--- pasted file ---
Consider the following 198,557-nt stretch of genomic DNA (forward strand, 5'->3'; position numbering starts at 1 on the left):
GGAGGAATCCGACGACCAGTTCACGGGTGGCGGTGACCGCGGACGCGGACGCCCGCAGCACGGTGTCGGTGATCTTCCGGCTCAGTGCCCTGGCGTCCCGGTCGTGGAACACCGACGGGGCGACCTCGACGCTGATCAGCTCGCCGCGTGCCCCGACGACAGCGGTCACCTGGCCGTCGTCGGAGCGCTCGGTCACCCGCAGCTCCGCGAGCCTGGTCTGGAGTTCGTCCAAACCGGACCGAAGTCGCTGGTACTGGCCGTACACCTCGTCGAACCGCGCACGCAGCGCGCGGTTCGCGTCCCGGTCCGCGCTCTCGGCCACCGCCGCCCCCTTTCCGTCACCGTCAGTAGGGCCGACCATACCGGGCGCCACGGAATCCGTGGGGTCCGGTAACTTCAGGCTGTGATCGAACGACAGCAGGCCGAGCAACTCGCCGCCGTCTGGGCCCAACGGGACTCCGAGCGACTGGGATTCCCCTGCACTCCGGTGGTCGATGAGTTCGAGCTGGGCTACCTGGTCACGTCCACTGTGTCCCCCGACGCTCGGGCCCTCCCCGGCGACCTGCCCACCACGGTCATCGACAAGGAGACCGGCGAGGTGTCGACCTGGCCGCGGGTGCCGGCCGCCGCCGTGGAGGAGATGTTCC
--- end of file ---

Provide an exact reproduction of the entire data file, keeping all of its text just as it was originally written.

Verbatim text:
Consider the following 198,557-nt stretch of genomic DNA (forward strand, 5'->3'; position numbering starts at 1 on the left):
GGAGGAATCCGACGACCAGTTCACGGGTGGCGGTGACCGCGGACGCGGACGCCCGCAGCACGGTGTCGGTGATCTTCCGGCTCAGTGCCCTGGCGTCCCGGTCGTGGAACACCGACGGGGCGACCTCGACGCTGATCAGCTCGCCGCGTGCCCCGACGACAGCGGTCACCTGGCCGTCGTCGGAGCGCTCGGTCACCCGCAGCTCCGCGAGCCTGGTCTGGAGTTCGTCCAAACCGGACCGAAGTCGCTGGTACTGGCCGTACACCTCGTCGAACCGCGCACGCAGCGCGCGGTTCGCGTCCCGGTCCGCGCTCTCGGCCACCGCCGCCCCCTTTCCGTCACCGTCAGTAGGGCCGACCATACCGGGCGCCACGGAATCCGTGGGGTCCGGTAACTTCAGGCTGTGATCGAACGACAGCAGGCCGAGCAACTCGCCGCCGTCTGGGCCCAACGGGACTCCGAGCGACTGGGATTCCCCTGCACTCCGGTGGTCGATGAGTTCGAGCTGGGCTACCTGGTCACGTCCACTGTGTCCCCCGACGCTCGGGCCCTCCCCGGCGACCTGCCCACCACGGTCATCGACAAGGAGACCGGCGAGGTGTCGACCTGGCCGCGGGTGCCGGCCGCCGCCGTGGAGGAGATGTTCC